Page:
Photo 1: Conducting Arrests

This is how the state police arrests someone whose only crime is that he wants to speak out and say no. Return to My Testimony Posted by Hello

Photo 2: Use of Public Buses

The government provided the NDP gang with public buses while it prevented Kefaya demonstrators from stepping outside the sidewalk. Return to My Testimony Posted by Hello

Photo 3: Abusing Private Property

President Mubarak always warned that demonstrators who abuse private or public property will be arrested. I guess he forgot to say that the goons of his party are an exception. Return to My Testimony Posted by Hello

Photo 4: Beating

One supporter being beaten while another supporter trying to save him. Return to My Testimony Posted by Hello

Photo 5: Kicking

The poor guy! All he wanted was the freedom of speech. Return to My Testimony Posted by Hello

Photo 6: The Way Out

Sliding our way out with the help of a policer officer; the same officer who promised to get us out. Return to My Testimony Posted by Hello

Photo 7: Beating Us

The trap: the garage entrance. Return to My Testimony Posted by Hello

Photo 8: High Ranking Officer

The protector of civil rights and citizens shouted to his soldiers: "Do not move!" Return to My TestimonyPosted by Hello

May 29, 2005


While flying out of Cairo, I recalled words from discussions that I had during my visit.

“el balad ma’bash lihha saheib” A judge. The closest translation is that things are getting loose.

“In a Muslim Brotherhood demonstration, 400 can be arrested out of thousands. In a liberals or leftists demonstration 400 can show up.” A demonstrator.

“No 90 octane gasoline!” A gas station attendant.

“If free elections were to take place, the Muslim Brotherhood will gain 30% of the parliament seats”. A political analyst.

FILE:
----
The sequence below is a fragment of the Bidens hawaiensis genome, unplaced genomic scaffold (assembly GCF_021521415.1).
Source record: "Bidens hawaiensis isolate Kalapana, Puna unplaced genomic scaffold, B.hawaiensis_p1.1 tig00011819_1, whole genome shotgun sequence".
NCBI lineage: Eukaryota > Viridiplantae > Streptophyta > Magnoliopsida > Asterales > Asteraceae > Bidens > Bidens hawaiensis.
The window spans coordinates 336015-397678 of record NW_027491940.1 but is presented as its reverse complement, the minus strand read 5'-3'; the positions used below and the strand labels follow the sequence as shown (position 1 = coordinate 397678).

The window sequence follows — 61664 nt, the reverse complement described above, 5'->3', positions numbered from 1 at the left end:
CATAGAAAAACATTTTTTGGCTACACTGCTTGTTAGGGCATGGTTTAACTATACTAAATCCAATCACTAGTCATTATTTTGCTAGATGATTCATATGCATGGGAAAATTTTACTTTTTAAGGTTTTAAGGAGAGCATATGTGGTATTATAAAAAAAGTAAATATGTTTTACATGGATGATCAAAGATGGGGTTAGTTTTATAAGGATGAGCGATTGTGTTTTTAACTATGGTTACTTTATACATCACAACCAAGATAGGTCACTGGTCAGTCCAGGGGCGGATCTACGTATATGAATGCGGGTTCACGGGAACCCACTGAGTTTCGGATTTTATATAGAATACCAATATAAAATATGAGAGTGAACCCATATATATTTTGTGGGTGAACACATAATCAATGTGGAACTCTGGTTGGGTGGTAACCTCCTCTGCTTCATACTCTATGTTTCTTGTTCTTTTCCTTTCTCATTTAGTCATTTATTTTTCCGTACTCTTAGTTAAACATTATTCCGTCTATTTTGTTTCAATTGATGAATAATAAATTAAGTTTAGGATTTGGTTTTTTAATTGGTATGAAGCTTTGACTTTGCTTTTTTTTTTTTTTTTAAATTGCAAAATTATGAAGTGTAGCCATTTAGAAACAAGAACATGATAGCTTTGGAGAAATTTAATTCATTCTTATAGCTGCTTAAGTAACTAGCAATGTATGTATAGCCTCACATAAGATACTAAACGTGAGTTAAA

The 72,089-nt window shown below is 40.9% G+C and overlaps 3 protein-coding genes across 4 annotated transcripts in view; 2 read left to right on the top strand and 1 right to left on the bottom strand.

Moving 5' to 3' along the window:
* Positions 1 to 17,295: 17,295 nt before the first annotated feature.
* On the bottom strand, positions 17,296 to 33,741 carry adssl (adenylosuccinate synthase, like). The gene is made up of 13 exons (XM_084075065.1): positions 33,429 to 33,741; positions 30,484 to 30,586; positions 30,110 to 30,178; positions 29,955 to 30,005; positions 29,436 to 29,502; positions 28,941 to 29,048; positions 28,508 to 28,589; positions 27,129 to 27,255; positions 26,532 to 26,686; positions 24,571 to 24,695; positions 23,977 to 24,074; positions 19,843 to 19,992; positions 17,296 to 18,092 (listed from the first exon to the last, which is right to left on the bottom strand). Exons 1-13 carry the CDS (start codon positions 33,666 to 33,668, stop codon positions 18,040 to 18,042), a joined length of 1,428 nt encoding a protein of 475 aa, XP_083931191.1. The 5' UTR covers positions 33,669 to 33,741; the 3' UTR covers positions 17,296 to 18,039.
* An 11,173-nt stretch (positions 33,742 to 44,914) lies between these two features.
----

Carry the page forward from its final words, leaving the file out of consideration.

“Diplomats represent Egypt not the Egyptian government.” A diplomat.

“The Egyptian political opposition is still in its infancy, yet it is moving. The stagnant water is starting to shake.” A political science professor.

“None of the parties have the environment on their agenda!” Director of an environmental rights advocacy NGO.

“The king of spade will now lose!” A friend during a cards game.

“Mrs. Aisha has been relocated to another office far away from where she lives because her boss did not like her.” A government employee in the Ministry of Social Affairs.

“You need to make reservations before you come!” Manager of a car repair shop.

“We have wireless internet in our café.” A waiter.

“Why do you want to vote? He is going to win anyway!” An employee in the voters’ registration office.

"I let her pass because she is a foreigner. You have to go the other way." A traffic soldier in Tahrir Square.
“She is homesick to a place that does not exist anymore!” A friend of mine commenting on the main character of Ahadaf Soueif’ Map of Love.

“They touched me all over!!” A female friend telling me about her experience in the May 25th, 2005 demonstrations.

"I 'm physically ok." Me when asked how am I doing on May 25 evening.
“The summer is starting early!” My mother.

I pause my reflections for a second to listen to the air hostess talking about her stay in Egypt to the passenger sitting next to me:
“We have been asked to remain in our hotel rooms for security reasons”
I think more deeply about my home visit. The only words that kept on oscillating in my mind were: humiliation, despair, sadness, and anger.

I returned to my apartment in Montreal. I felt safer in Durocher Street than in Hussein El Marsafi Street. This is when I felt that I am loosing home. I check my email and I find the words of the poet Kamel El Shinawi in a friend’s message:
“I do not complain.
Complaining is bowing,
And the pulse of my veins is pride”
انا لا أشكو، ففى الشكوى إنحناء
و أنا نبض عروقى كبرياء
This is when I felt that I have to fight to get it back.

Egypt, here is my pledge to you:
This is not the end, this is just the beginning.